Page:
I’ve often written about how modern English owes so much to old Germanic languages. These connections aren’t always evident though. Words evolve over time and drift away from their origins. Plus, a lot of what English gained from these languages and proto-languages is not easy to see on the surface. Syntax, grammar, and compound-noun formation are not as easy to recognise as individual words. Which is why Latin-based languages can seem superficially more similar to English, with many words sharing similar etymologies to English ones (though the English ones tend to be more formal).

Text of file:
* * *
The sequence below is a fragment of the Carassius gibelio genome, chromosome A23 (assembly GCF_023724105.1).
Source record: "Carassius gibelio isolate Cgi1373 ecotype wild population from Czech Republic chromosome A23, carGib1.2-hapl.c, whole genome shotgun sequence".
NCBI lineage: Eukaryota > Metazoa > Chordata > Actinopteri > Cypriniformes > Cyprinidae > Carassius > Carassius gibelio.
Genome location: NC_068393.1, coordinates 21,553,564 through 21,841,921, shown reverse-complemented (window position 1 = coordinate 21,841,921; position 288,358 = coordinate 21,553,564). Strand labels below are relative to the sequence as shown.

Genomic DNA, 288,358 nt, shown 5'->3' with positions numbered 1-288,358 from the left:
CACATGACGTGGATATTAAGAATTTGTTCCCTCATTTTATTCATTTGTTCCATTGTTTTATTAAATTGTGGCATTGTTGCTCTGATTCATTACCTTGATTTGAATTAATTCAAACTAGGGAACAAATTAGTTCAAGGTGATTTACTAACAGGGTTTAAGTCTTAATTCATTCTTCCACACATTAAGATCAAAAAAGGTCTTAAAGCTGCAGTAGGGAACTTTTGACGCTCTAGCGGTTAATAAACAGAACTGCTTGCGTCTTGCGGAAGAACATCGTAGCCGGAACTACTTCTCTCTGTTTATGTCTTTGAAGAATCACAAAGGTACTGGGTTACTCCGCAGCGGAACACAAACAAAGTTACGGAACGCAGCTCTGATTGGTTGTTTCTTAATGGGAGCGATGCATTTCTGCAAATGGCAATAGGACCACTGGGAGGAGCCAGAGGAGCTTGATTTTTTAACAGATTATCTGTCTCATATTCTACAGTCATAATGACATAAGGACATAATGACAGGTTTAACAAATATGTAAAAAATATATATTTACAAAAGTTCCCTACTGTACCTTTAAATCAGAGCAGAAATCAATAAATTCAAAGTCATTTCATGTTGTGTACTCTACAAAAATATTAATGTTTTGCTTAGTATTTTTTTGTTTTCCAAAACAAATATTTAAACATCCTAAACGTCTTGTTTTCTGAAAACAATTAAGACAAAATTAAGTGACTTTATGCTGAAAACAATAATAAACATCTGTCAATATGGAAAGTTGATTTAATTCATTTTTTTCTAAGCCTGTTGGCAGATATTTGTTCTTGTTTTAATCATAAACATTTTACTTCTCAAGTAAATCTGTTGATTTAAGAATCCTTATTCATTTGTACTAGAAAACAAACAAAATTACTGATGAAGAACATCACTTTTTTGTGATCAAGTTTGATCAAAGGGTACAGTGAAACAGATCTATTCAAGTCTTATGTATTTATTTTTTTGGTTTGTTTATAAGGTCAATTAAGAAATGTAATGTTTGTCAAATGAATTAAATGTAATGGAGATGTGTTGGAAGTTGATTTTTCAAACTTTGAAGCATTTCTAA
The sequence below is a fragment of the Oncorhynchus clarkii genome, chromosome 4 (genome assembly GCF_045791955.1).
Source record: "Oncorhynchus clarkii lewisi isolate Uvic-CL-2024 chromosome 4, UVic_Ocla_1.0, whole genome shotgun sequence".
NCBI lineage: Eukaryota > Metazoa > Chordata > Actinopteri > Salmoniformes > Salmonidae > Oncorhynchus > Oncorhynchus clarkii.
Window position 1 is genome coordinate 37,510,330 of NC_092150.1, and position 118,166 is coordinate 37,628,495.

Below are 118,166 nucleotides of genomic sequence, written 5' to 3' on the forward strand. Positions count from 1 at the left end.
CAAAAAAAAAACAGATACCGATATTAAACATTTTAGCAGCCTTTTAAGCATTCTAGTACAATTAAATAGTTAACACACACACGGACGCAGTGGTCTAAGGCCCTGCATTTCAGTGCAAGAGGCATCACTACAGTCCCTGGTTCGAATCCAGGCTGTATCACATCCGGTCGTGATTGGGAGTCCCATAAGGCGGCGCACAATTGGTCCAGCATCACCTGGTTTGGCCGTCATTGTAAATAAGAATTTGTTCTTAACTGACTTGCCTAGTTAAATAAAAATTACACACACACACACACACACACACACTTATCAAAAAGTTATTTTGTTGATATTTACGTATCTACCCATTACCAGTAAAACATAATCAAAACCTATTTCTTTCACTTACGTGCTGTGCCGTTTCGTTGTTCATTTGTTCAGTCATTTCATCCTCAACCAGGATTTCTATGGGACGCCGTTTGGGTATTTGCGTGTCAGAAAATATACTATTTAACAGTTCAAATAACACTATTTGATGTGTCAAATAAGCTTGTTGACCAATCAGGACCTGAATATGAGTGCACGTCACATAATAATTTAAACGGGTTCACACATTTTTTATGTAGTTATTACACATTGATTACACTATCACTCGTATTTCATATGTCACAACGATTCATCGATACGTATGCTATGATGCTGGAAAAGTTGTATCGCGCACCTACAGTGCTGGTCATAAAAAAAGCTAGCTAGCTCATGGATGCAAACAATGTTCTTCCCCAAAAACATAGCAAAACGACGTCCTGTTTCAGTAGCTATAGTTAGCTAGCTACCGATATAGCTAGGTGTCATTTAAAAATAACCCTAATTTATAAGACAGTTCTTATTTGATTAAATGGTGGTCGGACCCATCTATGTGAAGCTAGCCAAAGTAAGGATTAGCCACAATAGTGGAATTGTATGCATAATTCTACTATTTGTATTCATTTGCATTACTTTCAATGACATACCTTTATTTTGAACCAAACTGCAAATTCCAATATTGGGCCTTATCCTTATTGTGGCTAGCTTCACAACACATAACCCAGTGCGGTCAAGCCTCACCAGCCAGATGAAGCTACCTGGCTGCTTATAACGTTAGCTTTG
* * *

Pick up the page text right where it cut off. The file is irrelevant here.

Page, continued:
The result of this is that there don’t appear to be too many words shared between modern German and English. There are a few however, and in honour of English’s origins in Germanic languages, I’m going to look at the German words that we use in English: Continue reading